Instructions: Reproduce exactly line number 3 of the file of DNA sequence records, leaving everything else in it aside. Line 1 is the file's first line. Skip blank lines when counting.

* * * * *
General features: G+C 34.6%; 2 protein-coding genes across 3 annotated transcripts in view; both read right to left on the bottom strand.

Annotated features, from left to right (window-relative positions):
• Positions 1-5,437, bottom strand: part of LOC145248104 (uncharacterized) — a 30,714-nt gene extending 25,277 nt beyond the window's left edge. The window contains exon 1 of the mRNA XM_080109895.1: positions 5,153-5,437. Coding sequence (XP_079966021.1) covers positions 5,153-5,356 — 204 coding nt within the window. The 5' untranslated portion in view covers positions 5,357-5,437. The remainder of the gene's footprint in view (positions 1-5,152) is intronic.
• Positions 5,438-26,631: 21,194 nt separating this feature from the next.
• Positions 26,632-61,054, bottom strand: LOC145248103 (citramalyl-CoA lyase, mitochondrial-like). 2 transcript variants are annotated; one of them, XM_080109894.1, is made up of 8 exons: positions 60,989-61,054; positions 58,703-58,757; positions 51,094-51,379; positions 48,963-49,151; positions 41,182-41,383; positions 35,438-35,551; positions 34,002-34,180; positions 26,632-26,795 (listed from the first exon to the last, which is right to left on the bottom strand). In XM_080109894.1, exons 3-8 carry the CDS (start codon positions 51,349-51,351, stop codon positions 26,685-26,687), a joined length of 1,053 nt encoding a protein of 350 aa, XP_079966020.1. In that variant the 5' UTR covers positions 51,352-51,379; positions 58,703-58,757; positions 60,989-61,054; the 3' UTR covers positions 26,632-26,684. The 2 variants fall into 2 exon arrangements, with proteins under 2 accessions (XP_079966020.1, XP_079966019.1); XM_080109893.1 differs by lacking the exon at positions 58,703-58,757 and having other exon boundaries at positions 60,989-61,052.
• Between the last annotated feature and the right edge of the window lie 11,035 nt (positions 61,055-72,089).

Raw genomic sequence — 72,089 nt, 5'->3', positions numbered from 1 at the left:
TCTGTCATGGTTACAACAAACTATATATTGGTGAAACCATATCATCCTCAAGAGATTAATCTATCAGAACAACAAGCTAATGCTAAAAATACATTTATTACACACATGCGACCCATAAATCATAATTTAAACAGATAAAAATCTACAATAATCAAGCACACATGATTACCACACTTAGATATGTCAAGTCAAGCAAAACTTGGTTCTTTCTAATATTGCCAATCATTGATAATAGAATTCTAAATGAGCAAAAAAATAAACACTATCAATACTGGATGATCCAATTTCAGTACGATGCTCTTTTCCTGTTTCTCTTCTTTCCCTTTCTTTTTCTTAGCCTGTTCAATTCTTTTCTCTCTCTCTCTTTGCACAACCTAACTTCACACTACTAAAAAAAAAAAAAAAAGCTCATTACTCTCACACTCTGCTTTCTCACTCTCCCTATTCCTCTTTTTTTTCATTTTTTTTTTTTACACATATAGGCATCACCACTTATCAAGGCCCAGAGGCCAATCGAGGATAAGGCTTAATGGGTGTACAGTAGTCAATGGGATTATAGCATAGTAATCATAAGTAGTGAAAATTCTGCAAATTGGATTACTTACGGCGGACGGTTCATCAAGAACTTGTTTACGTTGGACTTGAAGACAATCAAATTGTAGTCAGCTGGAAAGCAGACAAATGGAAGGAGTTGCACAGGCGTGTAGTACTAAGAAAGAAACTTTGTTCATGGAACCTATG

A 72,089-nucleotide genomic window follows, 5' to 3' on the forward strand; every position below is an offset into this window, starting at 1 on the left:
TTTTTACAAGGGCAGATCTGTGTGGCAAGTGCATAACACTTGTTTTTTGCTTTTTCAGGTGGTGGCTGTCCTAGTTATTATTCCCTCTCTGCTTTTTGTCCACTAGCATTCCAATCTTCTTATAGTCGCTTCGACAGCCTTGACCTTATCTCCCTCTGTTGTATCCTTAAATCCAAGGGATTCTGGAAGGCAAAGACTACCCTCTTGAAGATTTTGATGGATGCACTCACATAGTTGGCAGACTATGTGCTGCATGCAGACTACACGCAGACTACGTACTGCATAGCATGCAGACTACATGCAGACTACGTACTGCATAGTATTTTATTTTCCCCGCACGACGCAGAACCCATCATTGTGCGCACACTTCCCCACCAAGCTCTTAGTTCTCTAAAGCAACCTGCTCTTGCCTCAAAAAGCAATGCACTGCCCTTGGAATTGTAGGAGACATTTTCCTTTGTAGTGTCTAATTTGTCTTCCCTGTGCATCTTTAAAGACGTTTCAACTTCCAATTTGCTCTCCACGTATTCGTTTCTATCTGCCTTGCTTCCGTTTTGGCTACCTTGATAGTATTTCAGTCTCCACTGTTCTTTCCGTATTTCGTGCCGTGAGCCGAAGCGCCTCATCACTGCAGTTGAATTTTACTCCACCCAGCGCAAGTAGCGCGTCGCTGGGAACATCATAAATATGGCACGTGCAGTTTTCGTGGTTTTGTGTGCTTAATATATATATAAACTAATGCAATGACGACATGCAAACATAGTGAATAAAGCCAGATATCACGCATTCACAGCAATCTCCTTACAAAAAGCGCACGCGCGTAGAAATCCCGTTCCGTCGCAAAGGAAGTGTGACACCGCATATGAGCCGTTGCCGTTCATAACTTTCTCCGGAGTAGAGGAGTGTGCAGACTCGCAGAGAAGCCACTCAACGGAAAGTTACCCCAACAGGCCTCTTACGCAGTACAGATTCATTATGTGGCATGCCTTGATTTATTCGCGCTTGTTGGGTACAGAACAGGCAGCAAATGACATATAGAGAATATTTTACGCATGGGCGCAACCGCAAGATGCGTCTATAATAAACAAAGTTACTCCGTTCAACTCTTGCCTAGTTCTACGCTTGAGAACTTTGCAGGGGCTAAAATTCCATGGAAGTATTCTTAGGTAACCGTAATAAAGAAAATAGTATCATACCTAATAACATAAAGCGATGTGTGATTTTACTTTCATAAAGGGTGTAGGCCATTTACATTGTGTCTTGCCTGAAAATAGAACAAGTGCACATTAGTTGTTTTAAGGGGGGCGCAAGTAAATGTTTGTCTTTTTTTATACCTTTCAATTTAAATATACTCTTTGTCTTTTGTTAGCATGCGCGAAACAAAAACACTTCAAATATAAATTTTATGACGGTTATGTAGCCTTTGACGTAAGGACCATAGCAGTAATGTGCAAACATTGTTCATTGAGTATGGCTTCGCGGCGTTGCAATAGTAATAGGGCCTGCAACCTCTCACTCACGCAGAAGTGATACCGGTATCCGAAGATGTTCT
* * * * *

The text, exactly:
• Positions 1-5,437, bottom strand: part of LOC145248104 (uncharacterized) — a 30,714-nt gene extending 25,277 nt beyond the window's left edge. The window contains exon 1 of the mRNA XM_080109895.1: positions 5,153-5,437. Coding sequence (XP_079966021.1) covers positions 5,153-5,356 — 204 coding nt within the window. The 5' untranslated portion in view covers positions 5,357-5,437. The remainder of the gene's footprint in view (positions 1-5,152) is intronic.